Antimicrobial resistance among producers and non-producers of extended spectrum beta-lactamases in urinary isolates at a tertiary Hospital in Tanzania
1 Department of Microbiology and Immunology, Muhimbili University of Health and Allied Sciences, Dar es Salaam, Tanzania
2 Department of Laboratory Services-Central Pathology Laboratory, Muhimbili National Hospital, Dar es Salaam, Tanzania
BMC Research Notes 2010, 3:348 doi:10.1186/1756-0500-3-348Published: 24 December 2010
Published data on the existence and magnitude of extended spectrum beta-lactamase (ESBL) production in urinary pathogens in local setting is limited. The aim of the present study was to determine the prevalence of antimicrobial resistance and ESBL production among Escherichia coli and Klebsiella spp from urine samples in a tertiary hospital. This was a cross sectional study conducted at Muhimbili National Hospital in Dar es Salaam, Tanzania.
A total of 270 E.coli and Klebsiella spp urinary pathogens from children and adults isolated from January to March 2010 were included in the study. E. coli and Klebsiella spp isolates were tested for antimicrobial susceptibility by the Clinical and Laboratory Standard Institute's disc diffusion method. These isolates were further screened for ESBL phenotype using cefotaxime and ceftazidime discs. Isolates with reduced sensitivity were confirmed using ESBL E-test strips. Of 270 isolates, 138 (51.1%) were E. coli and 132 (48.9%) were Klebsiella spp. ESBL was detected in 122 (45.2%) of all the isolates. ESBL- producing E. coli strains were significantly more resistance to cotrimoxazole (90.7%), ciprofloxacin (46.3%) and nalidixic acid (61.6%) than strains that did not produce ESBL (p < 0.05). Similarly, ESBL- producing Klebsiella spp strains were significantly more resistance to cotrimoxazole (92.6%), ciprofloxacin (25.0%), nalidixic acid (66.2%), and gentamicin (38.2%) than strains that did not produce ESBL (P < 0.05). Multi-drug resistance was found to be significantly (P < 0.05) more in ESBL producing isolates (90.5%) than non ESBL producers (68.9%). The occurrence of ESBL was significantly higher among isolates from inpatients than outpatients [95 (50.5%) vs. 27(32.9%)] (p = 0.008). The occurrence of ESBL was significantly higher among isolates from children than in adults [84 (54.9%) vs. 38(32.5%)] (p < 0.001).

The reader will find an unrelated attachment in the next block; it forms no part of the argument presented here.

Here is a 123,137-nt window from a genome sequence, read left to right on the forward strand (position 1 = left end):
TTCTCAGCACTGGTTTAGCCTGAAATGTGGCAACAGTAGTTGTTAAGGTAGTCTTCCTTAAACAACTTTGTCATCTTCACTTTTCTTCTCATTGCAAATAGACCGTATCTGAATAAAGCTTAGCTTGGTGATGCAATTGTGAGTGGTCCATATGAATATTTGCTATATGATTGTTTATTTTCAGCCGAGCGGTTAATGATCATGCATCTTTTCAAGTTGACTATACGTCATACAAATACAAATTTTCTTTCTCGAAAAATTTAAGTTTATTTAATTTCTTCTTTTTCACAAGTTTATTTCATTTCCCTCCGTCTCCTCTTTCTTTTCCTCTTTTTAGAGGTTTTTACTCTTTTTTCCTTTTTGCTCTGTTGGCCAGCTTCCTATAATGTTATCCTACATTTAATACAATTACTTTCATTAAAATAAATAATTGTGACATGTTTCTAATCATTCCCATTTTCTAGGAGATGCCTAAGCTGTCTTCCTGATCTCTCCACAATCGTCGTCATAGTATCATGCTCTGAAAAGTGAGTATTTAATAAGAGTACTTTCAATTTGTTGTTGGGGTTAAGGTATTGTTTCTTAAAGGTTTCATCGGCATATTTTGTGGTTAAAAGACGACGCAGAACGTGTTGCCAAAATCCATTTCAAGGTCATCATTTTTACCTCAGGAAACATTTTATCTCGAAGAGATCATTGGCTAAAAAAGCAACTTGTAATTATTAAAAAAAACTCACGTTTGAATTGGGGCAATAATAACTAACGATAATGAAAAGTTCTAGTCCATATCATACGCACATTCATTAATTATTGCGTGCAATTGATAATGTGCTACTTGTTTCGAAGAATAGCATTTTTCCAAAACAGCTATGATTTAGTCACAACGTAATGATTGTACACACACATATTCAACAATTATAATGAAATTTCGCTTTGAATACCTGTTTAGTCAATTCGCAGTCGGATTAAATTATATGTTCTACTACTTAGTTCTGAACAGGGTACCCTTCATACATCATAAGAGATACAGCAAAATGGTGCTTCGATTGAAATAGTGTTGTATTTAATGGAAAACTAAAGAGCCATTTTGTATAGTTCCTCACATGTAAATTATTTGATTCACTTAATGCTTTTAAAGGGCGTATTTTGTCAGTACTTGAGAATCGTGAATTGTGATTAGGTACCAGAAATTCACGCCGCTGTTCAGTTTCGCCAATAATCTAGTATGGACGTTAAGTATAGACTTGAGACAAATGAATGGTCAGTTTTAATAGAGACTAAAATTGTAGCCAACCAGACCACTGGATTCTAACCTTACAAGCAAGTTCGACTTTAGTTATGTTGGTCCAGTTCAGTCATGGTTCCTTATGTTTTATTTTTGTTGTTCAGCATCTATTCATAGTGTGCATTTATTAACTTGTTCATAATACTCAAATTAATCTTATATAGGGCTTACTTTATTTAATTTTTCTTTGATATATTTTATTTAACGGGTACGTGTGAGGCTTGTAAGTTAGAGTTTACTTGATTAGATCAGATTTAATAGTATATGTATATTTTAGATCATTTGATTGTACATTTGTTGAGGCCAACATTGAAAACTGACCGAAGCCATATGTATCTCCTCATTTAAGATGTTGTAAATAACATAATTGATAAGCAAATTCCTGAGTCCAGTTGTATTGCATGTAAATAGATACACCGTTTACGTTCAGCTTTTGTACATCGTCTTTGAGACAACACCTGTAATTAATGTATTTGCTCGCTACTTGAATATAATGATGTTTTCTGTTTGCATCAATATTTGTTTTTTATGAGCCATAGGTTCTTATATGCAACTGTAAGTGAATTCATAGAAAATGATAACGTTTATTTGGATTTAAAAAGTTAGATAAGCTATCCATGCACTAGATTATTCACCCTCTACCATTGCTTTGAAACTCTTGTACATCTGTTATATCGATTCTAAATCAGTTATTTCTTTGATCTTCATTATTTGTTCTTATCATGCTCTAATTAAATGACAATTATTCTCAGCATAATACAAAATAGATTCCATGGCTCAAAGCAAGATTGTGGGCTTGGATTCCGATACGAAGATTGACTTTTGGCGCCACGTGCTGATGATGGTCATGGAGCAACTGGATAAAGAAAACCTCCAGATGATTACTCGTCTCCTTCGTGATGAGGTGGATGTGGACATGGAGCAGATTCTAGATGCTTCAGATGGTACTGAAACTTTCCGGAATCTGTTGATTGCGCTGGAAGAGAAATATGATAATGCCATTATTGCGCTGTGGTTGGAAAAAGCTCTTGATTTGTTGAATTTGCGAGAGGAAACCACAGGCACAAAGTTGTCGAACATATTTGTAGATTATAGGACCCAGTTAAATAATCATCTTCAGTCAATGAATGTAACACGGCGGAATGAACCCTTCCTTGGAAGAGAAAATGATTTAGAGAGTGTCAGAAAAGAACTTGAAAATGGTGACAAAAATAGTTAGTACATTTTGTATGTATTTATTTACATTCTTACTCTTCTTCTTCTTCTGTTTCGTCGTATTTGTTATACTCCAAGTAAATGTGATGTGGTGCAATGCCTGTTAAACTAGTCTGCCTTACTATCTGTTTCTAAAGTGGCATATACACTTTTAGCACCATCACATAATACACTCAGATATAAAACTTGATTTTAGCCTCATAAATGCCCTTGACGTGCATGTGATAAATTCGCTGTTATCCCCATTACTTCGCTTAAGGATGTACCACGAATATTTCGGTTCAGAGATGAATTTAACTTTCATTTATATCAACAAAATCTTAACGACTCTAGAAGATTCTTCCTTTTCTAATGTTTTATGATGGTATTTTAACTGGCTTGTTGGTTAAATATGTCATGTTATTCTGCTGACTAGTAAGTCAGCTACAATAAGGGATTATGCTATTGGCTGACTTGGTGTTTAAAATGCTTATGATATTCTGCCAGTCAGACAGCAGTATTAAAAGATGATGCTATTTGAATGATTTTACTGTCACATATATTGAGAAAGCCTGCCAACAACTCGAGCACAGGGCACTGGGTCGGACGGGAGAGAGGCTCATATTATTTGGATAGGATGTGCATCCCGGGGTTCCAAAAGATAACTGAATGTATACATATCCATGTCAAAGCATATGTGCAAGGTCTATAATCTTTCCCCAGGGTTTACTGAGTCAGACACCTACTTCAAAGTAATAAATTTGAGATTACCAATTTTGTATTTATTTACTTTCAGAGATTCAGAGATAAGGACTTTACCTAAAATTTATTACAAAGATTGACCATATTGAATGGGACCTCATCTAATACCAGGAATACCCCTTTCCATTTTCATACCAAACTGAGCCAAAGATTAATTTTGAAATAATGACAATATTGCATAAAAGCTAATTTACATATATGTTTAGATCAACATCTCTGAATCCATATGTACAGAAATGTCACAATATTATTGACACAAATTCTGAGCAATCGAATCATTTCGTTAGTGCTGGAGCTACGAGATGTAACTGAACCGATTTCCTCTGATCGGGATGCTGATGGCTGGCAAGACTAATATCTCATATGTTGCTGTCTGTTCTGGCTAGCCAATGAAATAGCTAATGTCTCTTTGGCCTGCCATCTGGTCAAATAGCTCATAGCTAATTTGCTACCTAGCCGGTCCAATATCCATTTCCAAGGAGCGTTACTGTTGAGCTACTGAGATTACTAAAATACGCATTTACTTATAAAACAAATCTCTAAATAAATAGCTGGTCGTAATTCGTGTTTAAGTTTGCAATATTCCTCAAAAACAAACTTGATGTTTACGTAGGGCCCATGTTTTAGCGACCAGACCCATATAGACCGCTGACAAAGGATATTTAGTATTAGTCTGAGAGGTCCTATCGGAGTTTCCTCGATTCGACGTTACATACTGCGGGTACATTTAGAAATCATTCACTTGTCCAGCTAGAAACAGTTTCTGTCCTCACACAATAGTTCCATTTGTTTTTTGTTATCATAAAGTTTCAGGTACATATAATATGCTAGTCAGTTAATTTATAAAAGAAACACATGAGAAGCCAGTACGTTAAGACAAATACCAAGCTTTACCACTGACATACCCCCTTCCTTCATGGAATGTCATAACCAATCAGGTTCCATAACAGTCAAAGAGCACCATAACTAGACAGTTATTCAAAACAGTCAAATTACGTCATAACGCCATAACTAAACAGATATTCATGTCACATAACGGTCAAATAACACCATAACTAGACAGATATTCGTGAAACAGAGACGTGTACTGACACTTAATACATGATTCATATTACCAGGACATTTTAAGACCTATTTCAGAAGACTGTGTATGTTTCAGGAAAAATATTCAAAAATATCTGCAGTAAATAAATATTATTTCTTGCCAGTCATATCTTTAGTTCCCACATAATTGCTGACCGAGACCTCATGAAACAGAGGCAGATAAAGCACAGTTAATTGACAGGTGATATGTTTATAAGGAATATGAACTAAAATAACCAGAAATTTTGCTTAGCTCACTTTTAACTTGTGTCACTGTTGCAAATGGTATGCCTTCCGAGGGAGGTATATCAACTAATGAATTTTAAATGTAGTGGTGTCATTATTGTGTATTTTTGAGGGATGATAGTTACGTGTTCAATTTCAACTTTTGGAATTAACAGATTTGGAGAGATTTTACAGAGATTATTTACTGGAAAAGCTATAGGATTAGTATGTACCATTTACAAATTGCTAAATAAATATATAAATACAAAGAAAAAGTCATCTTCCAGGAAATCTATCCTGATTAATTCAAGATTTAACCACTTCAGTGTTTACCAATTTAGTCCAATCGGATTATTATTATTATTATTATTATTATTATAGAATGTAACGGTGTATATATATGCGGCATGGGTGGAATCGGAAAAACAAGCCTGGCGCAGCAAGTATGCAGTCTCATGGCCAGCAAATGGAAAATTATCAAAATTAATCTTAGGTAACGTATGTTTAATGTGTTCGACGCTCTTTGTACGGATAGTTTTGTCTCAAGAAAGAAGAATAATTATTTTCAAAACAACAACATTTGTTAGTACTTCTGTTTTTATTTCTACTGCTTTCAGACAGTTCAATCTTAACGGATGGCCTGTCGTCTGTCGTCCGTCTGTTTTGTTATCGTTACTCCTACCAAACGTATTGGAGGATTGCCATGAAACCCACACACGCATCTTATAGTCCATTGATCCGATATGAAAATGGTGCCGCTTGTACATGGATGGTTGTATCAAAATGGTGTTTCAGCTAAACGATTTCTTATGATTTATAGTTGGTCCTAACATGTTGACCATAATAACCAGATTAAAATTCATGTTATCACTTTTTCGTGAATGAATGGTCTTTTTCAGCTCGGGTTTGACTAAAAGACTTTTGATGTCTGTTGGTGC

High prevalence of ESBL-producing E. coli and Klebsiella spp strains was found among inpatients and children. Most of the ESBL- producing isolates were multi-drug resistant making available therapeutic choices limited. We recommend continued antibiotic surveillance as well comprehensive multi-center studies to address the emerging problem of ESBL-associated infections in order to preserve the continued usefulness of most antimicrobial drugs. Further more conducting molecular studies will help to evaluate the various ESBL types.